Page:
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Over the years, there has been an increase in the use of wood burning stoves and open fires. Wood burning stoves and coal fires are the single largest source of the pollutant particulate matter (PM2.5). The emissions produced from this source, particularly the tiny particles PM2.5, have a negative effect on the air quality causing the air to be harmful to health.
When wood is burned, it creates smoke that releases harmful particulate matter into the air we breathe. Particulate matter is dangerous because its small particle size means it can get into our lungs and even pass into our bloodstream The range of health impacts include breathing difficulties, such as asthma attacks, and contributes to other health conditions including heart disease and stroke.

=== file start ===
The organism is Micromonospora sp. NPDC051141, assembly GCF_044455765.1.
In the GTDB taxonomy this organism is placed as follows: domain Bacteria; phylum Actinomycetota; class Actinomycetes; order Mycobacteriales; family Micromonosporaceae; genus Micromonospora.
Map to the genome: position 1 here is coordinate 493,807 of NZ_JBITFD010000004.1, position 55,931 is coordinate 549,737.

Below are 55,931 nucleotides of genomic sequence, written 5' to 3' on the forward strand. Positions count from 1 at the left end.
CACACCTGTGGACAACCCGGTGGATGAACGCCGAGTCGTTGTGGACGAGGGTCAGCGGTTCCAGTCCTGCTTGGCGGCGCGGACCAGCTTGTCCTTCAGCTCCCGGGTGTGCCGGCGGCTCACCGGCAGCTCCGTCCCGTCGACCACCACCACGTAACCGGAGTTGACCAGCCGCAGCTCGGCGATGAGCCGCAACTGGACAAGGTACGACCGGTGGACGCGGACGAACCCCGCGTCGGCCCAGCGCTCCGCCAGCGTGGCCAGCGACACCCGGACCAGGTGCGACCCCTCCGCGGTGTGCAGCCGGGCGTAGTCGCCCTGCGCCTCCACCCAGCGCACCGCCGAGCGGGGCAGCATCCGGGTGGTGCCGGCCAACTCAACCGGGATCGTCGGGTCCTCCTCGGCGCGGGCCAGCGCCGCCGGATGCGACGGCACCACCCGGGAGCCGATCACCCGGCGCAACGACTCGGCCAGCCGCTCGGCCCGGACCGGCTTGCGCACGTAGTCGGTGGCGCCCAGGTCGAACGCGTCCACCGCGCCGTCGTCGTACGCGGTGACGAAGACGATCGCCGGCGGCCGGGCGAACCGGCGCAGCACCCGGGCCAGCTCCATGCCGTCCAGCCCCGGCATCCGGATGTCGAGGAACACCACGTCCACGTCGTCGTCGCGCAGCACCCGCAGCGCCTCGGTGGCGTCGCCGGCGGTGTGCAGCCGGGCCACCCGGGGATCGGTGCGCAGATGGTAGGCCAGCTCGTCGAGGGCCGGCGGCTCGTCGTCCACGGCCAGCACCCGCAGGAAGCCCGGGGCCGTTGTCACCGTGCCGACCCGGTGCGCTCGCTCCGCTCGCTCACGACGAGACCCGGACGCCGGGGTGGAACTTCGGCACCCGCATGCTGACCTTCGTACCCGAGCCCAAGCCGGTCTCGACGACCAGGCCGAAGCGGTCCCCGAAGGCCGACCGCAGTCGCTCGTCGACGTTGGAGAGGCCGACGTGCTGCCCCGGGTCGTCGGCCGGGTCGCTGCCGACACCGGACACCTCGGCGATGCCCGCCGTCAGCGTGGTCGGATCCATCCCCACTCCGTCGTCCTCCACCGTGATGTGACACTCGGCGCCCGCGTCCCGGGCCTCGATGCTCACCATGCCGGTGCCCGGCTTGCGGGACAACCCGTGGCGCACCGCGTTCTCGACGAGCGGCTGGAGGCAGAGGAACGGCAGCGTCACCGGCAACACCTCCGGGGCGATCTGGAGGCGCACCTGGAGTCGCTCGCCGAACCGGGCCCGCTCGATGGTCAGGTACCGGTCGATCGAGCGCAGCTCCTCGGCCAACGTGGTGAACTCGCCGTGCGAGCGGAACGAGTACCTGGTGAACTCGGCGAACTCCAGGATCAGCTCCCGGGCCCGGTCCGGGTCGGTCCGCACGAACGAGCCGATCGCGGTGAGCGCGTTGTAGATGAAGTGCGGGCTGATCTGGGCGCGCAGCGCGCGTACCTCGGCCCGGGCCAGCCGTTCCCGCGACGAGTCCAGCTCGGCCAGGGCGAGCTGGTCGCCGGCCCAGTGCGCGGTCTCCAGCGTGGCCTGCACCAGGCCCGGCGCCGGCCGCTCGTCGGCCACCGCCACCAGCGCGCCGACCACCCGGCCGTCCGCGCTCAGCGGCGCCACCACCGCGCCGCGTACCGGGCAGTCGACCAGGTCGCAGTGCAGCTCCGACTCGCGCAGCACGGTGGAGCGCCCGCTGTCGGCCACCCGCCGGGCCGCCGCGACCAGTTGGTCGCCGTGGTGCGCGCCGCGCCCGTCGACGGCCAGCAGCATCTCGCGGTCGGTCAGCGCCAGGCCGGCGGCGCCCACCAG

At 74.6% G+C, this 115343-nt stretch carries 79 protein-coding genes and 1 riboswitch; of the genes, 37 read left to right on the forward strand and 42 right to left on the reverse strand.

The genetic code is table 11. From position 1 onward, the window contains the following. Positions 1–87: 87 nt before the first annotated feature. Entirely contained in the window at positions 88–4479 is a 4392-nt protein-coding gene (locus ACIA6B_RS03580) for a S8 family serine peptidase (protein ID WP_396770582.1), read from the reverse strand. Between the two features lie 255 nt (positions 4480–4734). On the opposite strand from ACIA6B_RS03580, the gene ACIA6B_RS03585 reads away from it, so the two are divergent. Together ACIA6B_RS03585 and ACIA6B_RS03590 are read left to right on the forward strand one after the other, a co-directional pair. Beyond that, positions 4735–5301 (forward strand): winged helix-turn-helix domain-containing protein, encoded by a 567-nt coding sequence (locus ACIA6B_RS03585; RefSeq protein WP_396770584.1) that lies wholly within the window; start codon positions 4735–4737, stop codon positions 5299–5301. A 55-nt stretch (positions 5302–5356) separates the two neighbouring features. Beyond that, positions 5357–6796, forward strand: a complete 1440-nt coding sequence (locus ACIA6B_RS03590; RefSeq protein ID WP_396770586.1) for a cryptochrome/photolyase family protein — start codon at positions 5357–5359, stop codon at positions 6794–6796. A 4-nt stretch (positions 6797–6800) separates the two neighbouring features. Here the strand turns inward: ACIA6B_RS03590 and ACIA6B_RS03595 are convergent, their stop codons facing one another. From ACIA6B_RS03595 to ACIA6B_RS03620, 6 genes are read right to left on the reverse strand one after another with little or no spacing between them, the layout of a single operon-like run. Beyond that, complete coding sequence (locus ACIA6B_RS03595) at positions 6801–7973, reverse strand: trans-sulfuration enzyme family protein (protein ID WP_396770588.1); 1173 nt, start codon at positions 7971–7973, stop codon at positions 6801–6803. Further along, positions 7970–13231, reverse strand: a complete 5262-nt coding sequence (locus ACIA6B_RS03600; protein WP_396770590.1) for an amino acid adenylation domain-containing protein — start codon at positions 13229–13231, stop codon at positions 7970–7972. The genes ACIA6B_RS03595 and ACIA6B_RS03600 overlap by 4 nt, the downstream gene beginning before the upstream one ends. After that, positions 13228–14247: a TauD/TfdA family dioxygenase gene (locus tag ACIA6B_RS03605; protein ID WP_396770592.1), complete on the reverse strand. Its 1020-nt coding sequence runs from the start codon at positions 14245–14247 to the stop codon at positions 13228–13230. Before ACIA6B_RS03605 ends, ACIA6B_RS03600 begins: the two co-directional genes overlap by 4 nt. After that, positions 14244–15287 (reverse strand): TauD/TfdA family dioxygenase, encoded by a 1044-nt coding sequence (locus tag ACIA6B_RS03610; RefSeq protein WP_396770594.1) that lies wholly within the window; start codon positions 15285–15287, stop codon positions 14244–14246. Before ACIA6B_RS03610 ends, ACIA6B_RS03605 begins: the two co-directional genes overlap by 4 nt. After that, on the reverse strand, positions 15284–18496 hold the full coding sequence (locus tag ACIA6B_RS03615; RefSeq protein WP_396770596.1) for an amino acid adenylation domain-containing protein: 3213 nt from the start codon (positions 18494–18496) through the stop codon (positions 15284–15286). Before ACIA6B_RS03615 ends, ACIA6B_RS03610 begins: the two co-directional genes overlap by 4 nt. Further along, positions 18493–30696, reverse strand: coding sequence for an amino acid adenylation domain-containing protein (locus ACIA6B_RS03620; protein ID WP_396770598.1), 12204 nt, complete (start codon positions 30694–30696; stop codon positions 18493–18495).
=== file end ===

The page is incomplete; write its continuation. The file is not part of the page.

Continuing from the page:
This pollutant has been identified by the World Health Organisation as the most harmful to human health because it can reach every organ in the body.
Emissions of PM2.5 from domestic wood burning increased by 35 per cent between 2010 and 2020, to represent 17 per cent of total PM2.5 emissions in 2020.This compares with road transport contributing 13 per cent of PM2.5 emissions. In short, wood burning is a greater source of pollution than older vehicles when it comes to particulate matter.
Therefore, it is important that actions to reduce emissions from wood burning stoves, coal fires, open fires and all household burning are implemented.
Page last reviewed: 28 November 2023
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